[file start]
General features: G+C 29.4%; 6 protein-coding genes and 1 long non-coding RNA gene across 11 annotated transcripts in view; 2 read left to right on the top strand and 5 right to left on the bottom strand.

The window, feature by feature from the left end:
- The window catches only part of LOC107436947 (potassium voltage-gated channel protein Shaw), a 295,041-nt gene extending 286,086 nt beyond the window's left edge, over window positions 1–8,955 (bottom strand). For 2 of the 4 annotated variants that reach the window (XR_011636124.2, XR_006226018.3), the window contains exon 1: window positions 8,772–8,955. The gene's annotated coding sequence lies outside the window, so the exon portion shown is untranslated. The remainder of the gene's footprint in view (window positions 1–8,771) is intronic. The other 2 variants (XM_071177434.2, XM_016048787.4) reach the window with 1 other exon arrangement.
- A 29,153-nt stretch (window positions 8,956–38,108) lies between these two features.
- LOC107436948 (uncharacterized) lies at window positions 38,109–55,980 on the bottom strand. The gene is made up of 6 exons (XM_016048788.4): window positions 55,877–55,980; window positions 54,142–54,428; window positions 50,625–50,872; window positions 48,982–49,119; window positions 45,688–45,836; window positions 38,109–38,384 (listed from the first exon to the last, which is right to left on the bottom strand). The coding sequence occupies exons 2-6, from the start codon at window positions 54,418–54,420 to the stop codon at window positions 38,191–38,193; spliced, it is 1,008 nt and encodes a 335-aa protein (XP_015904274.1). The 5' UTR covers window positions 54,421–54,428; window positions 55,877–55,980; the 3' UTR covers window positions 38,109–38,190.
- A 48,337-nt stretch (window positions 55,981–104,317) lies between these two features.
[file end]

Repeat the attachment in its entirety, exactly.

General features: G+C 29.4%; 6 protein-coding genes and 1 long non-coding RNA gene across 11 annotated transcripts in view; 2 read left to right on the top strand and 5 right to left on the bottom strand.

The window, feature by feature from the left end:
- The window catches only part of LOC107436947 (potassium voltage-gated channel protein Shaw), a 295,041-nt gene extending 286,086 nt beyond the window's left edge, over window positions 1–8,955 (bottom strand). For 2 of the 4 annotated variants that reach the window (XR_011636124.2, XR_006226018.3), the window contains exon 1: window positions 8,772–8,955. The gene's annotated coding sequence lies outside the window, so the exon portion shown is untranslated. The remainder of the gene's footprint in view (window positions 1–8,771) is intronic. The other 2 variants (XM_071177434.2, XM_016048787.4) reach the window with 1 other exon arrangement.
- A 29,153-nt stretch (window positions 8,956–38,108) lies between these two features.
- LOC107436948 (uncharacterized) lies at window positions 38,109–55,980 on the bottom strand. The gene is made up of 6 exons (XM_016048788.4): window positions 55,877–55,980; window positions 54,142–54,428; window positions 50,625–50,872; window positions 48,982–49,119; window positions 45,688–45,836; window positions 38,109–38,384 (listed from the first exon to the last, which is right to left on the bottom strand). The coding sequence occupies exons 2-6, from the start codon at window positions 54,418–54,420 to the stop codon at window positions 38,191–38,193; spliced, it is 1,008 nt and encodes a 335-aa protein (XP_015904274.1). The 5' UTR covers window positions 54,421–54,428; window positions 55,877–55,980; the 3' UTR covers window positions 38,109–38,190.
- A 48,337-nt stretch (window positions 55,981–104,317) lies between these two features.